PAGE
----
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Version: 3.0


BigBlueButton is built upon a solid foundation of underlying components, including NGINX, FreeSWITCH, Kurento, Redis, Node.js, React.js, and others.

This page describes the overall architecture of BigBlueButton and how these components work together.

High-level architecture

The following diagram provides a high-level view of how BigBlueButton's components work together.

Architecture Overview

We'll break down each component in more detail below.

HTML5 client

The HTML5 client is a single page, responsive web application that is built upon the following components:

  • React.js for rendering the user interface in an efficient manner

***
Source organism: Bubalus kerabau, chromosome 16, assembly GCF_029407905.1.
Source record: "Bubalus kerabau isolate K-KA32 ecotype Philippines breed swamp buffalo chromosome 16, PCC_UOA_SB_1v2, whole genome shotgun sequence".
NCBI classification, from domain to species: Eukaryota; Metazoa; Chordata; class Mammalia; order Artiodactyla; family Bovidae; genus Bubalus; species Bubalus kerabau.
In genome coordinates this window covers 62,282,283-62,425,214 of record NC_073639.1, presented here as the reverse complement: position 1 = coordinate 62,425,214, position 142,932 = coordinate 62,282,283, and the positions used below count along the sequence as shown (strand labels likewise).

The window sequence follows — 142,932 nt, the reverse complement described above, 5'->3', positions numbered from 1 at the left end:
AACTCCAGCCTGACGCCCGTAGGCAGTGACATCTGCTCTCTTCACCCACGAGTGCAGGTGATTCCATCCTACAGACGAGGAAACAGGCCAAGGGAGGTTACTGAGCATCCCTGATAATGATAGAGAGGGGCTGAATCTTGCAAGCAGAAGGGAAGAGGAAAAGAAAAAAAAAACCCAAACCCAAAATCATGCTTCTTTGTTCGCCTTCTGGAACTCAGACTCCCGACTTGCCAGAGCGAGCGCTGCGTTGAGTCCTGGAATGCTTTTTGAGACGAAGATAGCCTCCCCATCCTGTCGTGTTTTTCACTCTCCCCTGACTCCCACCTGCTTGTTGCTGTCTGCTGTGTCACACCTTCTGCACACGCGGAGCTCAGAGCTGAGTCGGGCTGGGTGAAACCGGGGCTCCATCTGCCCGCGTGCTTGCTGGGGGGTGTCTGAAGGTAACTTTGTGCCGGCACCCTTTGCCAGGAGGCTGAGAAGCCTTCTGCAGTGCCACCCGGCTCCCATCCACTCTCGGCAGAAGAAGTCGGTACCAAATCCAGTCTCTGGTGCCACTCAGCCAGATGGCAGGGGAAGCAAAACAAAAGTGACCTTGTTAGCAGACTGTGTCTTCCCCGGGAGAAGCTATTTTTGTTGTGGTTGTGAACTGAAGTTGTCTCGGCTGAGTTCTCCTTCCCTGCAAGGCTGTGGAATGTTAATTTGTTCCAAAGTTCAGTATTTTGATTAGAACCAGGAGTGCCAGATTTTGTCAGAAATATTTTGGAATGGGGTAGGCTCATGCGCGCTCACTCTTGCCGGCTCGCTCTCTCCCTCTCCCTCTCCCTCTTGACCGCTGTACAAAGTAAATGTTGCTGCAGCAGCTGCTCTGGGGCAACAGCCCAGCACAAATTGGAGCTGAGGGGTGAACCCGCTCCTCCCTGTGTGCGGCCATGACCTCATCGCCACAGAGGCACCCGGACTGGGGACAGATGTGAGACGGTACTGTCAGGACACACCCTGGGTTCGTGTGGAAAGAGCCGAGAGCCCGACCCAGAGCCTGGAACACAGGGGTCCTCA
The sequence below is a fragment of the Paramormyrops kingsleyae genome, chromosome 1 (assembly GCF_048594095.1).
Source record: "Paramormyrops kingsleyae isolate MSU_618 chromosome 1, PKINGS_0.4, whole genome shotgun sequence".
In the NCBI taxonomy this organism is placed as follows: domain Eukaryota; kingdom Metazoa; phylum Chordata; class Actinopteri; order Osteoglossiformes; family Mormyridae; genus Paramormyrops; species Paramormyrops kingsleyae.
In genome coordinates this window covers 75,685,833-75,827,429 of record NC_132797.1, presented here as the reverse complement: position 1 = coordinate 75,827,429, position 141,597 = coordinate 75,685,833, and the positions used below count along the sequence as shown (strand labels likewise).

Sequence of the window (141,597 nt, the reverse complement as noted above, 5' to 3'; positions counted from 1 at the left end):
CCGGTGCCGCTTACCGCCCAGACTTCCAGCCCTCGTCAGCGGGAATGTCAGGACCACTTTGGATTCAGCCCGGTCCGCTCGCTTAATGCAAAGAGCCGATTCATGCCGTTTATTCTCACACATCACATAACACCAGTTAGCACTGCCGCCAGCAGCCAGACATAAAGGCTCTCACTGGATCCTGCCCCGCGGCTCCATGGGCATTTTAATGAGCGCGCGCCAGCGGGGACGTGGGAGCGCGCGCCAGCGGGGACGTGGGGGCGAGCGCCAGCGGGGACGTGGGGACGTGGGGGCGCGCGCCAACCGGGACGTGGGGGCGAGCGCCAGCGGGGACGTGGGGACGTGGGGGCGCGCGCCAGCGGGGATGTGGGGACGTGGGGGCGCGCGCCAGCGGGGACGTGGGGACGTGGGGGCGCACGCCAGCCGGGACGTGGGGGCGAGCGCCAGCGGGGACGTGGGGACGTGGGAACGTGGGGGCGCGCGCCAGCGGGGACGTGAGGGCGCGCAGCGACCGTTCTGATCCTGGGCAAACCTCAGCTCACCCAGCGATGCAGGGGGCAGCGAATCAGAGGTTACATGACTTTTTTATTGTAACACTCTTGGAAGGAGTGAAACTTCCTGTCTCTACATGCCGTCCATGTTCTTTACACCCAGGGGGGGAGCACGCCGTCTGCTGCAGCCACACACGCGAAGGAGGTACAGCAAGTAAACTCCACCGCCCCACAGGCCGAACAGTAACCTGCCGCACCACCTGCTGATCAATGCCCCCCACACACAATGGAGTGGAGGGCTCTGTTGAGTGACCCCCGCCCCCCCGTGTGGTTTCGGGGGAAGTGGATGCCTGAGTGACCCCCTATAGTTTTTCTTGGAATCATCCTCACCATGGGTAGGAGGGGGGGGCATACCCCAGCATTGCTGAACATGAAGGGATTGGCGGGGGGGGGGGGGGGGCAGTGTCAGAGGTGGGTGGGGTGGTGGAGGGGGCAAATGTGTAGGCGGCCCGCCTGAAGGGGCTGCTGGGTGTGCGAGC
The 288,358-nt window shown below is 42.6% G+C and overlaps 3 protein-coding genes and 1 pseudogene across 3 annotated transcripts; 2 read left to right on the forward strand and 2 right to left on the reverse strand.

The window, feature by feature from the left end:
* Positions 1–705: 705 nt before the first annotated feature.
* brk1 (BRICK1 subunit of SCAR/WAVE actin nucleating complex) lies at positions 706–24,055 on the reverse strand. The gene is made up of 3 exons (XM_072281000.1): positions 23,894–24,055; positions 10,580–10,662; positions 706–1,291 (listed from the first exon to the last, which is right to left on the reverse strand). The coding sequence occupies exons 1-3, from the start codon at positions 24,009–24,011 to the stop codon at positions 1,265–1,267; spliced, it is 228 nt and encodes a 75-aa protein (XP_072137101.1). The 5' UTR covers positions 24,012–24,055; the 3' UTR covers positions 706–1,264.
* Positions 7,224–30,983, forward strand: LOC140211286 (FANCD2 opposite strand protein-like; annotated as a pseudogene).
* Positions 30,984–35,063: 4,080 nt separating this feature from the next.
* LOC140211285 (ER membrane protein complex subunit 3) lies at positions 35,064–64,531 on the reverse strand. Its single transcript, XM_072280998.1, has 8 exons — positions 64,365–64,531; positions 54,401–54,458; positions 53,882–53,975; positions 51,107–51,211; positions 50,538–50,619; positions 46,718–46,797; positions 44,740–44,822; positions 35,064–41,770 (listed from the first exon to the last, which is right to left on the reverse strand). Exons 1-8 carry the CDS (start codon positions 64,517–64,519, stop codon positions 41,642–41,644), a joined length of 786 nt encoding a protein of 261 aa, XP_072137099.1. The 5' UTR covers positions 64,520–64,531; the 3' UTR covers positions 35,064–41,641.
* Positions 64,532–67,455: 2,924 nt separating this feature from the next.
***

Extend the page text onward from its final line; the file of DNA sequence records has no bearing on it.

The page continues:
• WebRTC for sending/receiving audio and video
  • tl;draw for the whiteboard
  • Apollo graphql client
  • TypeScript most of the client is written in TypeScript

The HTML5 client connects directly with the BigBlueButton server over port 443 (SSL), from loading the BigBlueButton client to making a web socket connection. These connections are all handled by nginx.

In BigBlueButton 3.0 we are part way through a major architecture restructuring and we still have a HTML5 server component based on Meteor.js. We are almost done removing our dependency on Meteor.js and MongoDB.

  • Meteor.js in ECMA2015 for communication between client and server.
  • MongoDB for keeping the state of each BigBlueButton client consistent with the BigBlueButton server


The bbb-graphql-server leverages the Hasura platform and listens on port 8085. It handles GraphQL queries and subscriptions from clients, checks user permissions, and verifies if a user has access to requested content before returning the information. If it's a subscription, it will continue to update whenever new data is available.